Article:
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Who Claims A Child On Taxes When There Is Shared Custody?

When parents separate or divorce, one of the most contentious issues is often the custody of their children. Apart from determining which parent will have physical custody of the child, a crucial question arises: who gets to claim the child as a dependent on their tax return? The Internal Revenue Service (IRS) has established tiebreaker rules for such situations, which are intended to provide guidance in determining who has the right to claim the child as a dependent. These rules can be particularly helpful when parents have shared custody of their children. In this article, we will explore the IRS tiebreaker rules for claiming dependents in shared custody situations.

The Same Dependent Cannot Be Claimed
By More Than One Taxpayer

The IRS enforces the “one taxpayer, one dependent” rule, which can complicate tax filings for couples who file separately. The rules allow each parent to claim a different child as a dependent, but tiebreaker rules apply if no agreement is reached.

Who claims the child on taxes when there is shared custody

The Custody Ratio Tiebreaker

When parents share custody of their child and cannot agree on who gets to claim the child as a dependent, the IRS has established custody ratio tiebreaker rules. Under these rules, the parent who has physical custody of the child for the greater part of the year – defined as more than 50% of the nights – typically has the right to claim the child as a dependent for tax purposes. The custody ratio tiebreaker rule can be a helpful guideline for parents to follow when they are uncertain about who can claim the child as a dependent on their tax return.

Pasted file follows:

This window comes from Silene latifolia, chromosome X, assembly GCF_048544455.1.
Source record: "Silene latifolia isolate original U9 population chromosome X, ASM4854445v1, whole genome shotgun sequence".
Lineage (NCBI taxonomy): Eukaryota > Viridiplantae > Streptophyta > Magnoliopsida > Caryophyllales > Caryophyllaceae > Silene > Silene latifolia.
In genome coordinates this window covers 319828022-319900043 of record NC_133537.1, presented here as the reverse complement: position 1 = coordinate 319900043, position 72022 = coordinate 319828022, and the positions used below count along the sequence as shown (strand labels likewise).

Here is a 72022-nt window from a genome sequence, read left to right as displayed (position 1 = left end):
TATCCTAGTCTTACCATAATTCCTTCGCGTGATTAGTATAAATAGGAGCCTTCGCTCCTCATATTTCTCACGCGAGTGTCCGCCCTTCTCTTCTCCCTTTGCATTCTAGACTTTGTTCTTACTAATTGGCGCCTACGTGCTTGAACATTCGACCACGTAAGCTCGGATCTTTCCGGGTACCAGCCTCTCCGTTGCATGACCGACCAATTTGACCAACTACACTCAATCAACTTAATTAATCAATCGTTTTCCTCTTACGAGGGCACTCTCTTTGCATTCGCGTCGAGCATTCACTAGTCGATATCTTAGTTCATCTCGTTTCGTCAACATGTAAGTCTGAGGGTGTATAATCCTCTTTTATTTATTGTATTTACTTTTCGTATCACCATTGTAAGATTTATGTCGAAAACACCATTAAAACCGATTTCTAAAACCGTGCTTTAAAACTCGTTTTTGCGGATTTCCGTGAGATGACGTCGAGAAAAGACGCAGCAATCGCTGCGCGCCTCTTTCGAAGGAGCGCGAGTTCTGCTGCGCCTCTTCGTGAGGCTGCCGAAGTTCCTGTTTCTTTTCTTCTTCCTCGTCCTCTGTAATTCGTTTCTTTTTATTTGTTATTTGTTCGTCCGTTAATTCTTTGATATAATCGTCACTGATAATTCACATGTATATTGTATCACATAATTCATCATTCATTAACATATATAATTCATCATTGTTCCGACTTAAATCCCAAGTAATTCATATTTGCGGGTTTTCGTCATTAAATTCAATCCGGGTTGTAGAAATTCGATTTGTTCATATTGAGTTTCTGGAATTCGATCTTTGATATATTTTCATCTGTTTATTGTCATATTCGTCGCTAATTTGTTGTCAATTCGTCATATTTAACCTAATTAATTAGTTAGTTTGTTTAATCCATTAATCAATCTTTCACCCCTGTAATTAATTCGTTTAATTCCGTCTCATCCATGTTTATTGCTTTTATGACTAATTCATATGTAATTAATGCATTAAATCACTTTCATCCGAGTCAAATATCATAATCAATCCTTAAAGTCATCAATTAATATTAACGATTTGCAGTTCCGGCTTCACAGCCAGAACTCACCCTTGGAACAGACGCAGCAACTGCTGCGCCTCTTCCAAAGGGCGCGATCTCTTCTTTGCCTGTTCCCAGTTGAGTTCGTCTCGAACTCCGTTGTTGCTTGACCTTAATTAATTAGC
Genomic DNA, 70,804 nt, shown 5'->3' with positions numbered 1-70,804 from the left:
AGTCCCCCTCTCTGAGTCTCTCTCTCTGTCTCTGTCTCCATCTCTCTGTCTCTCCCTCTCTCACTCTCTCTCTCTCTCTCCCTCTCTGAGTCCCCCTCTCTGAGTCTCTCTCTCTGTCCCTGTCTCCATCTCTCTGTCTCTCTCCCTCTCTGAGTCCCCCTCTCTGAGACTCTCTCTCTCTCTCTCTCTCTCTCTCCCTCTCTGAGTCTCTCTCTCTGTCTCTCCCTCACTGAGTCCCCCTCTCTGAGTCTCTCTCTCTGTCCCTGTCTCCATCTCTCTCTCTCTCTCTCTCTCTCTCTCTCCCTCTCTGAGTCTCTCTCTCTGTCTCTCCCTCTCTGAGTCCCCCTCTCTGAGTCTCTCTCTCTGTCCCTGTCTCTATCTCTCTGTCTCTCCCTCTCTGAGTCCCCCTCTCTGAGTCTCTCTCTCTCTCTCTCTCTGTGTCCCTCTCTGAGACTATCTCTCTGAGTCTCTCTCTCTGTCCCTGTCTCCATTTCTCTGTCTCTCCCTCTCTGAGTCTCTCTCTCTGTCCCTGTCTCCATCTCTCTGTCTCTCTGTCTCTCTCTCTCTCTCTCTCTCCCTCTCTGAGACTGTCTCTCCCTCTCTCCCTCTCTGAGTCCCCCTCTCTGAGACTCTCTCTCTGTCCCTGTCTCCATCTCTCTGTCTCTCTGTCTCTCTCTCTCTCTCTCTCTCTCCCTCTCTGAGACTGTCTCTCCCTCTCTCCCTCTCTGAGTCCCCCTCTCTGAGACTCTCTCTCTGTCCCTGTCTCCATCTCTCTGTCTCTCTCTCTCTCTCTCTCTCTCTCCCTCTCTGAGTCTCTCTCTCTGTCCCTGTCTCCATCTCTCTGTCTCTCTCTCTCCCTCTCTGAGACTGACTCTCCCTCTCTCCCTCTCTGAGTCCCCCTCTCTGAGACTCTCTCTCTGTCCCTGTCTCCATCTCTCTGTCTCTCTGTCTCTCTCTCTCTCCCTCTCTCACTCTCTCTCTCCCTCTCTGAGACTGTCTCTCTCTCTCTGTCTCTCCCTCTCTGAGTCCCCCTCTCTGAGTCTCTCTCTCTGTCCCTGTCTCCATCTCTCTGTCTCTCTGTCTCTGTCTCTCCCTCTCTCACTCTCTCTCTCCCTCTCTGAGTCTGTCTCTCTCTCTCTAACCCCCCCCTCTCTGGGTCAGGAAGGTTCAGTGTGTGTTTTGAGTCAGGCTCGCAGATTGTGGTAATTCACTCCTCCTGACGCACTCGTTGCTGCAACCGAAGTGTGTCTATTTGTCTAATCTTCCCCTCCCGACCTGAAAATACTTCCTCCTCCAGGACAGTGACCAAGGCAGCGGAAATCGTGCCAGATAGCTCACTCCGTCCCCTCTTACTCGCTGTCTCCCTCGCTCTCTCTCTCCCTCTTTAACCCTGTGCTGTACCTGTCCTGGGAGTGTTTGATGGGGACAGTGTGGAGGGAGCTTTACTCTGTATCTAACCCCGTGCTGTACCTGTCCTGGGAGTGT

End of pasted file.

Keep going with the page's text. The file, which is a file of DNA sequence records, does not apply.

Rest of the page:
The Income Tiebreaker

If a child lives with each parent for an equal amount of time, the IRS uses the parent with the higher AGI to determine who gets to claim the child as a dependent. This scenario could arise if the child lived with a relative other than the parents for a period of time, and the parents divided the remaining time equally. In such cases, the parent with the higher AGI has the right to claim the child as a dependent for tax purposes.

Waiving The Right To Claim A Dependent

If the eligible parent chooses to allow the other parent to claim a child as a dependent, they can do so by filling out Form 8332. This form, called the Release/Revocation of Release of Claim to Exemption for Child by Custodial Parent, allows the custodial parent to release their claim to the exemption and transfer it to the other parent. Once completed and signed, the parent who claims the child must attach this form to their tax return as proof that they have the right to claim the dependent.

Modern Family Law

Modern Family Law’s team of experienced child custody lawyers takes a compassionate approach to the practice of family law. Using innovative technology to create an effective and efficient process for our clientele, our attorneys approach each case as a collective effort to find the best long-term solutions for each family. We understand the financial burden a divorce can have on an individual. As such we have created our industry-first SimpleStart™ program, providing people a chance to reduce the amount of money needed upfront to start their case. For more information please give us a call or fill out a short form online to sign up for a free consultation today! Let us make a positive difference in your life.

By: MFL Team

Posted March 13, 2024

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